In his last outing (Service with a Smile) Fred visits Blandings to help Lord Emsworth with his woes: his bossy sister Lady Constance Keeble, his scary secretary Lavender Briggs, his obnoxious houseguest the Duke of Dunstable, and a group of Church Lads permitted to camp on the property. But Fred has his own motivation: Pongo's friend, a curate, is in love with Connie's wealthy charge, Myra Schoonmaker. Without meeting him, Connie decided a poor curate was not an acceptable suitor and brought Myra away to Blandings to break up the romance. Fred employs his favorite strategy, bringing the curate along under an assumed name, and manages to unite the young lovers. Through various maneuvers he eventually alleviates Lord Emsworth's burdens.





The novel Uncle Dynamite was adapted for television as part of the NBC anthology series The Philco Television Playhouse. In the episode, which aired on 29 January 1950, Arthur Treacher portrayed Uncle Fred.[1]

In the episode "Uncle Fred Flits By", adapted from the short story for the American television series Hollywood Opening Night, David Niven portrayed Uncle Fred, and Robert Nichols portrayed Pongo. The episode aired on 15 March 1953.[2]

Niven and Nichols again portrayed Uncle Fred and Pongo in an episode of the CBS anthology series Four Star Playhouse that adapted "Uncle Fred Flits By". The episode was originally broadcast on 5 May 1955.[3]

"Uncle Fred Flits By" was dramatised for television as an episode of the BBC television series Comedy Playhouse. In the episode, Wilfrid Hyde-White portrayed Uncle Fred and Jonathan Cecil portrayed Pongo. It first aired on 16 June 1967.[4]

He was portrayed by Ballard Berkeley in the 1981 BBC television film Thank You, P. G. Wodehouse.[5]

Scenes from Uncle Fred in the Springtime were adapted into an episode of the Blandings television series, "Throwing Eggs". While the episode does not feature Uncle Fred, Pongo does appear in the episode, portrayed by Mathew Baynton. The episode first aired on 16 February 2014.[6]

Uncle Fred is mentioned by his title, Lord Ickenham, in the third episode of the first season of Jeeves and Wooster starring Hugh Laurie and Stephen Fry.



A radio drama based on "Uncle Fred Flits By" was broadcast on the BBC Home Service on 14 October 1939. The radio drama starred Cecil Trouncer as Uncle Fred and Philip Cunningham as Pongo.[7]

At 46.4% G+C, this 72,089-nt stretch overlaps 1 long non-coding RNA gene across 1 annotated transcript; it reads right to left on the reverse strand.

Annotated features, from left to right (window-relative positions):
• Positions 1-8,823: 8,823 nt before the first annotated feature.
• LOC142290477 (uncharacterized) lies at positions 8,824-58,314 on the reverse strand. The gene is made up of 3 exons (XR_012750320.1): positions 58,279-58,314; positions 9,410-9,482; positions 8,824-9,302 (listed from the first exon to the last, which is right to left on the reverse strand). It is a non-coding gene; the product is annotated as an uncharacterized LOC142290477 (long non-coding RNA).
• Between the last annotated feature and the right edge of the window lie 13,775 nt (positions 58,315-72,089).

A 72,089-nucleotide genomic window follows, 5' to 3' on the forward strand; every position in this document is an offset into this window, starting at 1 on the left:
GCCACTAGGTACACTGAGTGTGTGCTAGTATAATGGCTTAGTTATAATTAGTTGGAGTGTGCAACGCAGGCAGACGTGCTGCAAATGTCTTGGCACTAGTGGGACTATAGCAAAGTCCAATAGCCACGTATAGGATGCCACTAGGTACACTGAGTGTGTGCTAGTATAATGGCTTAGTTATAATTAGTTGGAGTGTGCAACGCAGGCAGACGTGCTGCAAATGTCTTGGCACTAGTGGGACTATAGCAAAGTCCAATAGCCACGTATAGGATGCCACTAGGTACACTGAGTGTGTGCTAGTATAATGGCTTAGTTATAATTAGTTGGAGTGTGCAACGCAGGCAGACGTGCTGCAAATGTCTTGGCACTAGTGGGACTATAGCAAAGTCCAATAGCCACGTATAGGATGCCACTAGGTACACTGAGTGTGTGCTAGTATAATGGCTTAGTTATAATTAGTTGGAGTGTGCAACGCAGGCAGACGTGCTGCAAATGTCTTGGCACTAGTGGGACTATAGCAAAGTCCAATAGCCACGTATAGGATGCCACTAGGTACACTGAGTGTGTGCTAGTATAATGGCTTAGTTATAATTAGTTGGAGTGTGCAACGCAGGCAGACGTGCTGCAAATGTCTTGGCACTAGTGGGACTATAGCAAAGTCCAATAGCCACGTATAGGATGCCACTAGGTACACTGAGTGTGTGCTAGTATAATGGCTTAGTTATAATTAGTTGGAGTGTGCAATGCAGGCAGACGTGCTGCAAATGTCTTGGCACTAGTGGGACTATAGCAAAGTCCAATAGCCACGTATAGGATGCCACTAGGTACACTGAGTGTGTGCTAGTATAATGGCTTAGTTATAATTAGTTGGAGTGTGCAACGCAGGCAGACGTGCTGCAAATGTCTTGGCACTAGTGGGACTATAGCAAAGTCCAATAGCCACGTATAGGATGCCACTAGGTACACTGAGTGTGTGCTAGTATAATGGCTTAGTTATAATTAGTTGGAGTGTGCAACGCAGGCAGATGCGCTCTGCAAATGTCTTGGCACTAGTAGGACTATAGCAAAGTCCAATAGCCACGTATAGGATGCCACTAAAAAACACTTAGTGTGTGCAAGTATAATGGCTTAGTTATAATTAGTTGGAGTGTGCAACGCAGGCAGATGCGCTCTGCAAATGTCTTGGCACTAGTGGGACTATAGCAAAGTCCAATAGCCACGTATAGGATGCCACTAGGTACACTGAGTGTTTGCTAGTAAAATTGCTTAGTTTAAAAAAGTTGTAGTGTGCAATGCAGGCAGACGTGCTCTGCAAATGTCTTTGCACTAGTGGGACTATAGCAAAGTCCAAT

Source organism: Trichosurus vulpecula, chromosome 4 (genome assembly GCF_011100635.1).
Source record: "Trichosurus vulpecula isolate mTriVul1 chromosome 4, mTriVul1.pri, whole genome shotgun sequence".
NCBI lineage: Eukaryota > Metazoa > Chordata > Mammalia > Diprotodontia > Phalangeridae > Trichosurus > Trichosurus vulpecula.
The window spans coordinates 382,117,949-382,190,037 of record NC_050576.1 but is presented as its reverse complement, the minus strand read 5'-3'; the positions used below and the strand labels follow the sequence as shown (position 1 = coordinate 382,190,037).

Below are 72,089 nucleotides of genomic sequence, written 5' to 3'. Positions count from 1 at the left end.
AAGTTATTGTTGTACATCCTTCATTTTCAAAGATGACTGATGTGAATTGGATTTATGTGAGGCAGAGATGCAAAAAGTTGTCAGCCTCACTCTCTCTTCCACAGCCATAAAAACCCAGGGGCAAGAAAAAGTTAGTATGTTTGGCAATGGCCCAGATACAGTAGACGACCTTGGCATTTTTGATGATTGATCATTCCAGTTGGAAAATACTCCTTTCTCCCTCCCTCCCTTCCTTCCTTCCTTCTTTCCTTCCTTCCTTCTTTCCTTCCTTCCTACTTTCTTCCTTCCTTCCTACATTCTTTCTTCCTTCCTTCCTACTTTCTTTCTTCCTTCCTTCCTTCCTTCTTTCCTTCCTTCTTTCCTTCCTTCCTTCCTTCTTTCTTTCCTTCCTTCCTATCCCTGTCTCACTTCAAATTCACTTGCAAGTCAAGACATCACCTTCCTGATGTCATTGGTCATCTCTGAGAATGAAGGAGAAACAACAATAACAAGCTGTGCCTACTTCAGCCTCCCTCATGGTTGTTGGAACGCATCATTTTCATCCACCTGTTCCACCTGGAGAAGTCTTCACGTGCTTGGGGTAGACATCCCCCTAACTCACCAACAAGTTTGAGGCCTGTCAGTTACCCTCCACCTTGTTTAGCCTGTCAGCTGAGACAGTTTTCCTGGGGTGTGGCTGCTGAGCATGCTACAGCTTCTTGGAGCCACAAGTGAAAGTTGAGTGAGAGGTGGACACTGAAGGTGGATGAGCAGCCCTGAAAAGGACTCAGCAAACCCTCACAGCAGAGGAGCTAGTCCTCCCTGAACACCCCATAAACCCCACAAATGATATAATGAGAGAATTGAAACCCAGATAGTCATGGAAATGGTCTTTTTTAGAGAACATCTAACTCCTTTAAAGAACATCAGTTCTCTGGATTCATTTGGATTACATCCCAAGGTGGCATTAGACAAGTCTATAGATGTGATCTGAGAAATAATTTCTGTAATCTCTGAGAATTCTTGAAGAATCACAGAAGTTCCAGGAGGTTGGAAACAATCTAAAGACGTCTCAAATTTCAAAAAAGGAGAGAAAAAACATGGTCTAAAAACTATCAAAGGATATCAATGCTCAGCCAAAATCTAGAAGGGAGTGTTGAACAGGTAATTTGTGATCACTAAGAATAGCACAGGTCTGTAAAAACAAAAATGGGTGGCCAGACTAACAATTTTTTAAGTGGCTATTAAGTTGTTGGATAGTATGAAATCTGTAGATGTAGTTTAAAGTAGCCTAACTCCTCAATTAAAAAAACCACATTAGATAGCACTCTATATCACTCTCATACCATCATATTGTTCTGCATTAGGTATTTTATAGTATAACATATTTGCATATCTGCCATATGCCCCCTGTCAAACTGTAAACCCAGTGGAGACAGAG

"Uncle Fred Flits By" was adapted as a radio drama in 1955, broadcast on the BBC Home Service, with D. A. Clarke-Smith as Uncle Fred and Derek Hart as Pongo.[8]

The novel Uncle Dynamite was dramatised as a serial in six half-hour episodes for BBC Radio 4 in 1994, starring Richard Briers as Uncle Fred and Hugh Grant as Pongo.[9]

Uncle Fred in the Springtime was adapted as a radio drama in two parts in 2012 for BBC Radio 4, with Alfred Molina as Uncle Fred, and Matthew Wolf as Pongo Twistleton.[10]



Actor John Lithgow has performed a one-man show "Stories by Heart" which includes a dramatic reading of the short story which first introduces Lord Ickenham, "Uncle Fred Flits By". The show was performed in New York at the Mitzi E. Newhouse Theater in 2008.[11] It was also performed at the American Airlines Theatre in 2018.[12]


  1. ^ Taves (2006), pp. 109 and 172.
  2. ^ Taves (2006), pp. 172–173.
  3. ^ Taves (2006), p. 174.
  4. ^ Taves (2006), p. 182.
  5. ^ "Thank You, P.G.Wodehouse (1981)". BFI. British Film Institute. 2019. Archived from the original on 20 March 2018. Retrieved 21 October 2019.
  6. ^ "Throwing Eggs". BBC One. 2019. Retrieved 4 September 2019.
  7. ^ "Uncle Fred Flits By". BBC Genome Project. BBC. 2019. Retrieved 4 September 2019.
  8. ^ "D. A. Clarke-Smith in 'Uncle Fred Flits By'". BBC Genome Project. BBC. 2019. Retrieved 4 September 2019.
  9. ^ "Uncle Dynamite". BBC Genome Project. BBC. 2019. Retrieved 4 September 2019.
  10. ^ "Uncle Fred in the Springtime". BBC Radio 4. 2019. Retrieved 4 September 2019.
  11. ^ Stevens, Andrea (14 May 2008). "The Art of Reciting a Tale, Across the Generations: John Lithgow: Stories by Heart: Review". The New York Times. Retrieved 25 December 2017.
  12. ^ Stasio, Marilyn (11 January 2018). "Broadway Review: 'John Lithgow: Stories by Heart'". Variety. Variety Media. Retrieved 16 February 2018.